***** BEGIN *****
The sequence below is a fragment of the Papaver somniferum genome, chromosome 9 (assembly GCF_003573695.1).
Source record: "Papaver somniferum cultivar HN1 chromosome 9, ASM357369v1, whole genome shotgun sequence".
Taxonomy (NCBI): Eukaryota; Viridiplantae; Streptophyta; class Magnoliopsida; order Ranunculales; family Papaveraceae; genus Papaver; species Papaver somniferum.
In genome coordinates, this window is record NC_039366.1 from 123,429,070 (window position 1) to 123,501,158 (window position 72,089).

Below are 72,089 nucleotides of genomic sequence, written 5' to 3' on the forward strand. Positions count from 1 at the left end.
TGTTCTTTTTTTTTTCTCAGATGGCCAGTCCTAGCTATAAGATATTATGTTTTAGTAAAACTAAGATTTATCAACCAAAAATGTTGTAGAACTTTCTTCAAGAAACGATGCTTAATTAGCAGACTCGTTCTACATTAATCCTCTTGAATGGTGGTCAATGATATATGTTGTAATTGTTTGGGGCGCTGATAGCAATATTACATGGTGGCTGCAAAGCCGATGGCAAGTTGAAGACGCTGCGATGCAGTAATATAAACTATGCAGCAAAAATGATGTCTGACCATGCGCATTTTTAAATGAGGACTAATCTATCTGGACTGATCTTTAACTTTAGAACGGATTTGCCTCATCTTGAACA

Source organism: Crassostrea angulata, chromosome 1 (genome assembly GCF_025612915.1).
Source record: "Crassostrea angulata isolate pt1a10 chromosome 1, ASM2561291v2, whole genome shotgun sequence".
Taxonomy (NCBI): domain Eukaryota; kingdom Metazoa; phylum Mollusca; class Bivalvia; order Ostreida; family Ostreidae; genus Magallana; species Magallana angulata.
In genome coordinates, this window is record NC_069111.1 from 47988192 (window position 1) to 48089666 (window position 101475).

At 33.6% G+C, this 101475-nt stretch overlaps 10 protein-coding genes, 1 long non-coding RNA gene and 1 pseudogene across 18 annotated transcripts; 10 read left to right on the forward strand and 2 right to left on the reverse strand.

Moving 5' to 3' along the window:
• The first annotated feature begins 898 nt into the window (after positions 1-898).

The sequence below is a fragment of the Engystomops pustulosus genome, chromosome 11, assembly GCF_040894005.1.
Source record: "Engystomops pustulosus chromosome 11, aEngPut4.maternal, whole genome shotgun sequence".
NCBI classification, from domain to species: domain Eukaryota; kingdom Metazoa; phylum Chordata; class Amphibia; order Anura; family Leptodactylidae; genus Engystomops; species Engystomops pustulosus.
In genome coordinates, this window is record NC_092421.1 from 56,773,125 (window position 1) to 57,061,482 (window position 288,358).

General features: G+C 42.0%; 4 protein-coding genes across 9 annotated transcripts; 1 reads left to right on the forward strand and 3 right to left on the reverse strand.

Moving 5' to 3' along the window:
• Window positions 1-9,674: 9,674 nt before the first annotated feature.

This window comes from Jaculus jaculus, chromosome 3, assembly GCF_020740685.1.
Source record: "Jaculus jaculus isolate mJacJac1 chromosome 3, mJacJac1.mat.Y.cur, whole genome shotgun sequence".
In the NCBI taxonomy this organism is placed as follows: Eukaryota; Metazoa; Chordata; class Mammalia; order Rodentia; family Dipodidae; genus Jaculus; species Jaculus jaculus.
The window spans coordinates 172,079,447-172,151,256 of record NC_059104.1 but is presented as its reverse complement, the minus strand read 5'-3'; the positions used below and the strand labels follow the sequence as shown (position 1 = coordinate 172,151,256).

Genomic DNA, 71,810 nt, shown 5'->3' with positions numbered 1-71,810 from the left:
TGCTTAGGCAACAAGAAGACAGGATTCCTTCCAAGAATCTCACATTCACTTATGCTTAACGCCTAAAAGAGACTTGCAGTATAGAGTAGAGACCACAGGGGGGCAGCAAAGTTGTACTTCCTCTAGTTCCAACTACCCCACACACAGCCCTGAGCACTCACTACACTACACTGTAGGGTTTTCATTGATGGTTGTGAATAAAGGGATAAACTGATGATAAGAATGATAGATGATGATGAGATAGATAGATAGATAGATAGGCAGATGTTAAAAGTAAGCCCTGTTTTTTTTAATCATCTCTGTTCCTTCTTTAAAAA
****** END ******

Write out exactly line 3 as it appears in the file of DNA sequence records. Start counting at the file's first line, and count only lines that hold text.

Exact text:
Taxonomy (NCBI): Eukaryota; Viridiplantae; Streptophyta; class Magnoliopsida; order Ranunculales; family Papaveraceae; genus Papaver; species Papaver somniferum.